I keep a Kindle book and an Audible going at all times. I picked this book out of a long list of Indie author books for my support of #IndieApril. I love time travel, great characters and a story that keeps you guessing. I look forward to reading more from Denise Liebig.

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A Discovery of Witches by Deborah Harkness

 

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I was referred this book by two friends who have read the whole series and are wild about it. I knew the television series was coming out, and I wanted to read the book first. I needed an Audible for driving at the time, so I downloaded it. I’m usually not a vampire fan, but will read almost anything if someone tells me it’s great. This book is incredibly well written. The flow of the plot along with the bewitching characters, and historical venture about an alchemical manuscript is the perfect trio of ingredients for a fascinating novel. Even Diana’s house has character! With all the rave, I don’t think this book needs my stamp of approval, but I am trying to review every book I read. A plus for this book was its amazing reader. I loved her accents. If you love history, witches, vampires—and even if you aren’t the biggest fan of vampires— you’ll probably love this book.

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Birdie and Jude by Phyllis H. Moore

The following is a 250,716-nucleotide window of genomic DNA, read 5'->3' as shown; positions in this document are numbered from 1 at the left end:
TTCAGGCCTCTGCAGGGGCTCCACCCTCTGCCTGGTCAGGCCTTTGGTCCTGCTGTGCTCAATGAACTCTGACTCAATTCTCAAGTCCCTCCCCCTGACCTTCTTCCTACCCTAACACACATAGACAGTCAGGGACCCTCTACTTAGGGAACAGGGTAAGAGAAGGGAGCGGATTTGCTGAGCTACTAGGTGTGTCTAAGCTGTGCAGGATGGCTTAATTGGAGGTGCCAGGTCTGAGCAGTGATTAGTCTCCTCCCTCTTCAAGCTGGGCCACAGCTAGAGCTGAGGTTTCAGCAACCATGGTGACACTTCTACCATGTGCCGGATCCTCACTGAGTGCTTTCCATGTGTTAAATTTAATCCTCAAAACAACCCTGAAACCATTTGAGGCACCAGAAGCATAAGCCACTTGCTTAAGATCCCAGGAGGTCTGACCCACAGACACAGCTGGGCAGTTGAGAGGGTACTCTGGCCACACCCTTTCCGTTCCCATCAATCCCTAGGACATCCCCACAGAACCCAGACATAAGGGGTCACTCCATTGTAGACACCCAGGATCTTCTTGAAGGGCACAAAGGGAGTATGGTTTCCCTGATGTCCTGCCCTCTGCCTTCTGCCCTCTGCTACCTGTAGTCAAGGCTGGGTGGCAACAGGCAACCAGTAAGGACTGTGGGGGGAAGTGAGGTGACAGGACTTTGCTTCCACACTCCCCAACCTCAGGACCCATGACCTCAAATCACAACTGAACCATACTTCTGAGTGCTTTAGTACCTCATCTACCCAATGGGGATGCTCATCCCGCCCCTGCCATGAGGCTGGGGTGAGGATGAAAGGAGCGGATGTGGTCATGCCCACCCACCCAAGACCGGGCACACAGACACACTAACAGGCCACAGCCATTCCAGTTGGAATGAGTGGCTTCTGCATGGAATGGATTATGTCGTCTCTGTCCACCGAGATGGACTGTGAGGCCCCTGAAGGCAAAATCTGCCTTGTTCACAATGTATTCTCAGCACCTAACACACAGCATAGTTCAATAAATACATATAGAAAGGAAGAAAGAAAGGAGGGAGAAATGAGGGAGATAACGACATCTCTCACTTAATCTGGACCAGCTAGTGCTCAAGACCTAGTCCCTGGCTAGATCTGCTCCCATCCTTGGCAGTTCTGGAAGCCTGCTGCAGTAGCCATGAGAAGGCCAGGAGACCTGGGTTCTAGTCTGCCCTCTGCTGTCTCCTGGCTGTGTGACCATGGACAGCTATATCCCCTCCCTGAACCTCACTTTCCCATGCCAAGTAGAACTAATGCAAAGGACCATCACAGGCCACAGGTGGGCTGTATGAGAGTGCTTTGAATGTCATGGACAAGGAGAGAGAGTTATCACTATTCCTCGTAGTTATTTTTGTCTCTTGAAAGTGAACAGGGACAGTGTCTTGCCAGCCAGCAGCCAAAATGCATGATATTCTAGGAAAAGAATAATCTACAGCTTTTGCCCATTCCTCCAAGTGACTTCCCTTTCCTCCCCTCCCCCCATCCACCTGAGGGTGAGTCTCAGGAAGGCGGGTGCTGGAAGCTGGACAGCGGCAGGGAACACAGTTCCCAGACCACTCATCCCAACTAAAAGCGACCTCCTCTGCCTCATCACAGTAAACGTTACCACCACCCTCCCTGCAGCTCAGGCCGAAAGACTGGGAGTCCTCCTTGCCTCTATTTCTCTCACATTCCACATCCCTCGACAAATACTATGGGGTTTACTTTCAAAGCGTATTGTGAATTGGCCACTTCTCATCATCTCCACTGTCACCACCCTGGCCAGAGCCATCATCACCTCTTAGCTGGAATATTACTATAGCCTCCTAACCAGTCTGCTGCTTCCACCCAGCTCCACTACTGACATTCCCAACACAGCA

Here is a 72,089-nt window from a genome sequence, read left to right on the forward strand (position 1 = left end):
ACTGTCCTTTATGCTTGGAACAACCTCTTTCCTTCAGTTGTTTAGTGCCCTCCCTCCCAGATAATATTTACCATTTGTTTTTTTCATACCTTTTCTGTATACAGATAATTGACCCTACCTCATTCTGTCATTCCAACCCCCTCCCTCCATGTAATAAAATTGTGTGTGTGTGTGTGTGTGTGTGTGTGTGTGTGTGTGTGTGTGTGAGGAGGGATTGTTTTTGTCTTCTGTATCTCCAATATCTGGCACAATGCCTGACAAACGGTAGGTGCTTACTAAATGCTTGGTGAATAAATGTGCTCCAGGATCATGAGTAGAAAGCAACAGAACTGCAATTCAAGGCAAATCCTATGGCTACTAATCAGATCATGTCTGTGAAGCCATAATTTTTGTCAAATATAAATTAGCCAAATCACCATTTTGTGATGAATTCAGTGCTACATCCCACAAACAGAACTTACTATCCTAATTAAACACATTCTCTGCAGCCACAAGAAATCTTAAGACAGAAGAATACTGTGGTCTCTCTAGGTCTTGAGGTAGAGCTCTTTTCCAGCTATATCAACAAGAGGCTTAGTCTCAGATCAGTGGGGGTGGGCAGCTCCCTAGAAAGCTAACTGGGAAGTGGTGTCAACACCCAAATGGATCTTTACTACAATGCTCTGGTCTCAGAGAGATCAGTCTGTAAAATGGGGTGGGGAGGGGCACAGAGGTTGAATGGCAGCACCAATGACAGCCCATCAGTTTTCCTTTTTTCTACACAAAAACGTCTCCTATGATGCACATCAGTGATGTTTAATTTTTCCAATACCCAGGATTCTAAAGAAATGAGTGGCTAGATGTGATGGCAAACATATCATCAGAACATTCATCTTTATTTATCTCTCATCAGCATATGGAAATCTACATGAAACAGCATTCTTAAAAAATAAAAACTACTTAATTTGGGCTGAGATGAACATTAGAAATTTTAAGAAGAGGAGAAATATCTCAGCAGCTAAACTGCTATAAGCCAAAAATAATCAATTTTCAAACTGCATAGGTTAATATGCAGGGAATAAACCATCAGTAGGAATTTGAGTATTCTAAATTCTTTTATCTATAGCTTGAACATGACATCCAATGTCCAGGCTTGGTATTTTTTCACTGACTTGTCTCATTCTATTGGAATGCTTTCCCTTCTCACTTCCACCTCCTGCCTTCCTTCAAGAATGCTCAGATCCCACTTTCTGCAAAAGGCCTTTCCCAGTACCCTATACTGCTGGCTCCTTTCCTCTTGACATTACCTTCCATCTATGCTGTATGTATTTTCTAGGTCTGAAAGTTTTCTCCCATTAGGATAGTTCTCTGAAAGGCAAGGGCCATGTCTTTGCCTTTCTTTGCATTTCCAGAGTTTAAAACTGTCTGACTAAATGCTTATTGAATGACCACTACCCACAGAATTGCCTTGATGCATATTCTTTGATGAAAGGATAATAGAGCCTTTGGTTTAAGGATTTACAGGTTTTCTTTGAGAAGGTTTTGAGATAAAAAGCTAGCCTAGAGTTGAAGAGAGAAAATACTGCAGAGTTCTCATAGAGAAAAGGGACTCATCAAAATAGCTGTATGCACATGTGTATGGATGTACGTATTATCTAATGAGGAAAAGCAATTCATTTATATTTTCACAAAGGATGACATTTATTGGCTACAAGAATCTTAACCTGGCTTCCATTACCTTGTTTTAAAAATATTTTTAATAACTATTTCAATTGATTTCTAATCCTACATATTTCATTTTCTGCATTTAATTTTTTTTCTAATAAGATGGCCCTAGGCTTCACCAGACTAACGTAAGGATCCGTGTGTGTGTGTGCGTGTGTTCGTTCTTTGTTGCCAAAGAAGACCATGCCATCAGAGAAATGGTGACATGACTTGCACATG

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In Phyllis H. Moore’s, Birdie and Jude, characters come to life and spark interest in the soul of the reader. Birdie, a lifetime resident of Galveston Island, keeps to a happy routine with her dog, Ollie.

Walking the shore on one of their usual excursions they pick up a visitor in distress. Not knowing much about the young woman, Jude, or her disastrous situation, Birdie invites her back to her home to shelter out the storm.

Through routine activities, the writer reveals glimpses of Birdies unique personality. Well loved by the community, Birdie has secrets and a strong desire to be left out of social graces, though she can fake it well enough for a few friends and her over protective nephew, Barry. Young and beautiful Jude also has a past and slowly reveals her situation to Birdie as they become fast friends.